"One loving heart sets another on fire"

– Saint Augustine



Baptism: The Door of the Church

The Sacrament of Baptism is often called “The door of the Church,” because it is the first of the seven sacraments not only in time (since most Catholics receive it as infants) but in priority, since the reception of the other sacraments depends on it. It is the first of the three Sacraments of Initiation, the other two being the Sacrament of Confirmation and the Sacrament of Holy Communion. Once baptized, a person becomes a member of the Church. Traditionally, the rite (or ceremony) of baptism was held outside the doors of the main part of the church, to signify this fact.​

Christ Himself ordered His disciples to preach the Gospel to all nations and to baptize those who accept the message of the Gospel. In His encounter with Nicodemus (John 3:1-21), Christ made it clear that baptism was necessary for salvation: “Amen, amen I say to thee, unless a man be born again of water and the Holy Ghost, he cannot enter into the kingdom of God.” For Catholics, the sacrament is not a mere formality; it is the very mark of a Christian, because it brings us into new life in Christ.

The Form/Minister of the Sacrament of Baptism

While the Church has an extended rite of Baptism which is normally celebrated, which includes roles for both parents and godparents, the essentials of that rite are two: the pouring of water over the head of the person to be baptized (or the immersion of the person in water); and the words “I baptize you in the name of the Father, and of the Son, and of the Holy Spirit.”

Since the form of baptism requires just the water and the words, the sacrament, like the Sacrament of Marriage, does not require a priest; any baptized person can baptize another. In fact, when the life of a person is in danger, even a non-baptized person—including someone who does not himself believe in Christ—can baptize, provided that the person performing the baptism follows the form of baptism and intends, by the baptism, to do what the Church does—in other words, to bring the person being baptized into the fullness of the Church. In both cases, a priest may later perform a conditional baptism.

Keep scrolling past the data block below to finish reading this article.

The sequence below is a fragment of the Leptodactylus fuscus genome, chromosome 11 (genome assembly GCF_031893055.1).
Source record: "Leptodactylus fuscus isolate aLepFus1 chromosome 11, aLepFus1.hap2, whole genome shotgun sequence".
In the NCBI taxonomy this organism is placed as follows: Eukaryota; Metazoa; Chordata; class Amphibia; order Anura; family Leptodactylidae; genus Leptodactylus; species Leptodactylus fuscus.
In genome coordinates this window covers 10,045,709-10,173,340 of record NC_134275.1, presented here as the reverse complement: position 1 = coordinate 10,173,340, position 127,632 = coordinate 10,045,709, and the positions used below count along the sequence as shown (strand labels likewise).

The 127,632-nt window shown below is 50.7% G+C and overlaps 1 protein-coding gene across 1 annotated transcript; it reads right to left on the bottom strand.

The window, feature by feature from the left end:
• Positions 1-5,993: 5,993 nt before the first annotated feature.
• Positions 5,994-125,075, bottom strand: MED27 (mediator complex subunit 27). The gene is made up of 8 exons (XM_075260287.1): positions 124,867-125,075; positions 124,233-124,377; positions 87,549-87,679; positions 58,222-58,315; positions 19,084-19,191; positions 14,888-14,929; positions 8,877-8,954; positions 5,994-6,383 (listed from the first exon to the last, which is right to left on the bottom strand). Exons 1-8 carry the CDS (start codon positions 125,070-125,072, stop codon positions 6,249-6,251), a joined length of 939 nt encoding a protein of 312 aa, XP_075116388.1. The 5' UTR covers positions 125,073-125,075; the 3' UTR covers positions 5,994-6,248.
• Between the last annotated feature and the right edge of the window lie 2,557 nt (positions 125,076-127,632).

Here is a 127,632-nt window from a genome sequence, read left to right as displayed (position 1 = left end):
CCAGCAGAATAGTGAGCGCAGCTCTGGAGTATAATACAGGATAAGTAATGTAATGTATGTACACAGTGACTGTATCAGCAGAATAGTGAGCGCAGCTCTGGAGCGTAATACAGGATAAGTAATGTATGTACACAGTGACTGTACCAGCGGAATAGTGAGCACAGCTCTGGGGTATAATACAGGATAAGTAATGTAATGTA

In the Catholic Church today, baptism is most commonly administered to infants. While some other Christians strenuously object to infant baptism, believing that baptism requires assent on the part of the person being baptized, the Eastern Orthodox, Anglicans, Lutherans, and other mainline Protestants also practice infant baptism, and there is evidence that it was practiced from the earliest days of the Church.

​Since baptism removes both the guilt and the punishment due to Original Sin, delaying baptism until a child can understand the sacrament may put the child’s salvation in danger, should he die unbaptized.

​Adult converts to Catholicism also receive the sacrament, unless they have already received a Christian baptism. (If there is any doubt about whether an adult has already been baptized, the priest will perform a conditional baptism.) A person can only be baptized once as a Christian—if, say, he was baptized as a Lutheran, he cannot be rebaptized when he converts to Catholicism.

While an adult can be baptized after proper instruction in the Faith, adult baptism normally occurs today as part of the Rite of Christian Initiation for Adults (RCIA) and is immediately followed by Confirmation and Communion.

​The Effects of the Sacrament of Baptism

Baptism has six primary effects, which are all supernatural graces:

  1. ​The removal of the guilt of both Original Sin (the sin imparted to all mankind by the Fall of Adam and Eve in the Garden of Eden) and personal sin (the sins that we have committed ourselves).
  2. The remission of all punishment that we owe because of sin, both temporal (in this world and in Purgatory) and eternal (the punishment that we would suffer in hell).
  3. The infusion of grace in the form of sanctifying grace (the life of God within us); the seven gifts of the Holy Spirit; and the three theological virtues.
  4. Becoming a part of Christ.
  5. Becoming a part of the Church, which is the Mystical Body of Christ on earth.
  6. Enabling participation in the sacraments, the priesthood of all believers, and the growth in grace.